Financial Planning for a Special Needs Adult Child

Most adults living with intellectual and developmental disabilities now live in the community rather than institutions. Today, about 75% of adults living with intellectual and developmental disabilities (I/DD) live with their parents or other family members. In the United States, there are nearly one million households in which an adult living with I/DD is living with caregivers 60 years or older. (Grantmakers in Aging). More than 39.8 million Americans are providing care for an adult, usually a loved one, age 18+ with a disability or illness (The Hartford, 2022). On average, family caregivers spend more than 57 hours a week caring for someone living with disabilities. (UnitedHealthCare)

Adults living with disabilities are also living longer than they have in the past which means that it is more likely that they will outlive their aging parents. Aging parents can plan for this likelihood by participating in intentional financial planning to make sure their special needs adult child will be financially secure when they are gone. (AARP, 2021)

As you continue your caregiving journey of a child with lifelong caregiving needs, consider using these resources to help guide your financial planning:

Additional resources to support your caregiving and planning needs:

Creating a Household Budget

Caregiving can involve increasing household and medical expenses depending on the care your parents need. Small expenses add up quickly and could prevent you from saving enough for your own retirement.

Especially if you are considering reducing your hours at work or quitting a job, a household budget is essential. It will help you decide how to adjust your lifestyle and expenses depending on your individual expenses and what you think your parent will need.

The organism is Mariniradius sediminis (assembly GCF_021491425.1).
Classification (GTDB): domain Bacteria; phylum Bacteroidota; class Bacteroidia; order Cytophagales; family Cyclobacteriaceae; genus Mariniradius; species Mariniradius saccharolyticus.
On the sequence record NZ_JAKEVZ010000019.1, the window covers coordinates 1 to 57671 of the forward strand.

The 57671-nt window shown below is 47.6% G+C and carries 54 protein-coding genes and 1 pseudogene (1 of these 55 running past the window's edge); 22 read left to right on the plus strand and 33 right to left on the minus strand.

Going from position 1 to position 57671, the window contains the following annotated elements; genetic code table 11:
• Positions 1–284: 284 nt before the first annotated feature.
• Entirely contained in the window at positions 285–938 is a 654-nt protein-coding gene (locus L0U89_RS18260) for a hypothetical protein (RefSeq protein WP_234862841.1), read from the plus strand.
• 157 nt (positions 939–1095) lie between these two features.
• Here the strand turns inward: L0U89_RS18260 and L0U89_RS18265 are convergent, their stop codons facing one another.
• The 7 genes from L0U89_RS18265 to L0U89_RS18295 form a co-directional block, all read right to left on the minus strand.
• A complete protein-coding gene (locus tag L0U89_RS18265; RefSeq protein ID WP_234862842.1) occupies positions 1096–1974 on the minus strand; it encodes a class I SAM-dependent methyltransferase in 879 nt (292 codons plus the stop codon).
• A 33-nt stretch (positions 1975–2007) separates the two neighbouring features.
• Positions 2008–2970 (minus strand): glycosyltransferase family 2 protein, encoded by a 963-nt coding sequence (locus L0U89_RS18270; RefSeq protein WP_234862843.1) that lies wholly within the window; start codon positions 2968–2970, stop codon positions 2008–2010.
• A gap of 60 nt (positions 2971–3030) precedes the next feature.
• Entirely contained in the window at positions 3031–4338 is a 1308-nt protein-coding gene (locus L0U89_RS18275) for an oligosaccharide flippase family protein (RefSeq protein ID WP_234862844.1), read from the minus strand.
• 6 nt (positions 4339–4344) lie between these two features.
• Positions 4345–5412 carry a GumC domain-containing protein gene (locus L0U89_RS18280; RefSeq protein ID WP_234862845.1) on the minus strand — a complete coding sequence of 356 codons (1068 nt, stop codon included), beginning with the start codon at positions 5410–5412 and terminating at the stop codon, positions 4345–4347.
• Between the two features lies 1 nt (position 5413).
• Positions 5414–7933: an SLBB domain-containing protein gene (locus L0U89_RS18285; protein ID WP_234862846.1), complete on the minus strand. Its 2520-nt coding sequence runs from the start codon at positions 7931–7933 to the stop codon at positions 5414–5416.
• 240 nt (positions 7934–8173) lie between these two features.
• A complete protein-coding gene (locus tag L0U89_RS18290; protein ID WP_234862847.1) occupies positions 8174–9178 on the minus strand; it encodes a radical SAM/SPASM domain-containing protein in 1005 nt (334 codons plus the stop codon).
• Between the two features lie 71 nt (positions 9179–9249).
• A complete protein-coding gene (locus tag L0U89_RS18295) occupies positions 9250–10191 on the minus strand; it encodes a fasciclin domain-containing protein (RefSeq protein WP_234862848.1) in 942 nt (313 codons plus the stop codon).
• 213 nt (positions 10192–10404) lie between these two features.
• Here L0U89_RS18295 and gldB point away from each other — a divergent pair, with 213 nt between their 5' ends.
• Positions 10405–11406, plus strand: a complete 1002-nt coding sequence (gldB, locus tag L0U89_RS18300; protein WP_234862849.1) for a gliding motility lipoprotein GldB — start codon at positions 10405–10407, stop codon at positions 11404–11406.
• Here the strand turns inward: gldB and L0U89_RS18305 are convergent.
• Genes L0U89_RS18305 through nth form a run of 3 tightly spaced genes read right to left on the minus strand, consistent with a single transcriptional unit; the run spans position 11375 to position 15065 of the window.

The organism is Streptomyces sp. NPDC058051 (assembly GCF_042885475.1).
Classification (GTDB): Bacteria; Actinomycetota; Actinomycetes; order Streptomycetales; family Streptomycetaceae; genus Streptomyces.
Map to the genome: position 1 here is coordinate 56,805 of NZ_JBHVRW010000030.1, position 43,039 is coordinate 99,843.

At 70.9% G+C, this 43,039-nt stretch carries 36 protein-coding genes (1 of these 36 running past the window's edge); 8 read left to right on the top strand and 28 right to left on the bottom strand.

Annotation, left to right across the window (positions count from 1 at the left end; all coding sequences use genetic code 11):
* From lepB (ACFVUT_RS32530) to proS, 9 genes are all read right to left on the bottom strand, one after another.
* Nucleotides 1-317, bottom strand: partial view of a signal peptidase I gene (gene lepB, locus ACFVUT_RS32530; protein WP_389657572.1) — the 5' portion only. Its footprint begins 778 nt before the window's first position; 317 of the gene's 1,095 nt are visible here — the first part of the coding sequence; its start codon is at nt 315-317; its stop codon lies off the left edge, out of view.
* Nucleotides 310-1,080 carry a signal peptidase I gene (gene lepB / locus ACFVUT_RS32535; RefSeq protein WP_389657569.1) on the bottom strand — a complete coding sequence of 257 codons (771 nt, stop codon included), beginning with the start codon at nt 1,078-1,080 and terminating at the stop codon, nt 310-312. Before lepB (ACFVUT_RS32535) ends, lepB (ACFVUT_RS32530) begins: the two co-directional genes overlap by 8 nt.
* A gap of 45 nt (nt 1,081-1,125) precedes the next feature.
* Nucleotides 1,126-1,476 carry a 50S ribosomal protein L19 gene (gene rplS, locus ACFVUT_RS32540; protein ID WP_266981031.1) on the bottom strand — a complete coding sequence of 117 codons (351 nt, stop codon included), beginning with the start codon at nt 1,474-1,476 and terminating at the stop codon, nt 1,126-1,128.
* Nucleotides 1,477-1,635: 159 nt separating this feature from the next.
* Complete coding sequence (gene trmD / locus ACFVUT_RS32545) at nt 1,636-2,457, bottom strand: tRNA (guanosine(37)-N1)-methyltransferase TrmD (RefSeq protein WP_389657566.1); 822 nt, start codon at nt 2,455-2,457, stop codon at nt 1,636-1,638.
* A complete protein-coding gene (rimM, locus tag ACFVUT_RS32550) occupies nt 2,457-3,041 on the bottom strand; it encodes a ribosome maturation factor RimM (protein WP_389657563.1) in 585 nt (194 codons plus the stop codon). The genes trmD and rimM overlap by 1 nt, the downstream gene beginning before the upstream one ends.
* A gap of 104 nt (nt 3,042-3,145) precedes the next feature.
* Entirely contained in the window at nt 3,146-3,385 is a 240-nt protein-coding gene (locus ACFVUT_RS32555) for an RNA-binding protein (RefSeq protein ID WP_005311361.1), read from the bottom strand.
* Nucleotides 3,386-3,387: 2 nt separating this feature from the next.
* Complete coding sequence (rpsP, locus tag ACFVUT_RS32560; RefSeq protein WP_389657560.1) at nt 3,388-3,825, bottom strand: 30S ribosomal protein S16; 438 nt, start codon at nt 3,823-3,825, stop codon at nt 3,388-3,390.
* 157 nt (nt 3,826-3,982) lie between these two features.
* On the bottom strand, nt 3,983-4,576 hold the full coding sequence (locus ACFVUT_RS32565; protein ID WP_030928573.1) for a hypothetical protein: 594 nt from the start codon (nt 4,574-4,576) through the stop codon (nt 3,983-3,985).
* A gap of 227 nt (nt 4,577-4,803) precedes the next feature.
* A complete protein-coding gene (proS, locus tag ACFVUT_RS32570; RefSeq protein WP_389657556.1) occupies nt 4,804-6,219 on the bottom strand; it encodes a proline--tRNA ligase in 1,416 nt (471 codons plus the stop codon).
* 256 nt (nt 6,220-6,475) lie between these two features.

As your parent’s caregiver, you may also help manage their budget and finances. Keeping careful track of spending is a way to protect yourself from false allegations of financial exploitation. It can also prevent future family conflicts over what was spent and why. The Consumer Financial Protection Bureau has Managing Someone Else’s Money guidebooks that can also help.

  • Buy a small notebook and take it with you everywhere you go for one month. Write down everything you spend money on, from the smallest “odds and ends” to larger purchases.
  • After a few weeks, put your expenses into categories, like food, transportation, and clothing. You may be surprised, for example, how much you spend on food when eating out.
  • Make a list of bills you have to pay on a regular basis like car insurance, rent or mortgage payments, dental checkups, and gifts.
  • Study your credit card statements and bank statements to make sure you have included (accounted for) everything. Make sure you have included time-sensitive items like:
    • Health insurance premiums
    • Requirements for health insurance enrollment periods
    • Filing income taxes or requesting an extension
    • Any real estate taxes
    • Utility bills
    • Mortgage payments
  • Add up your total income—all the money you receive in salary, other payments and benefits and any earnings on investments each year. Divide your annual income by 12 to calculate your monthly income.
  • Subtract all your regular monthly bills and the other expenses that you found by keeping track of your spending in your notebook.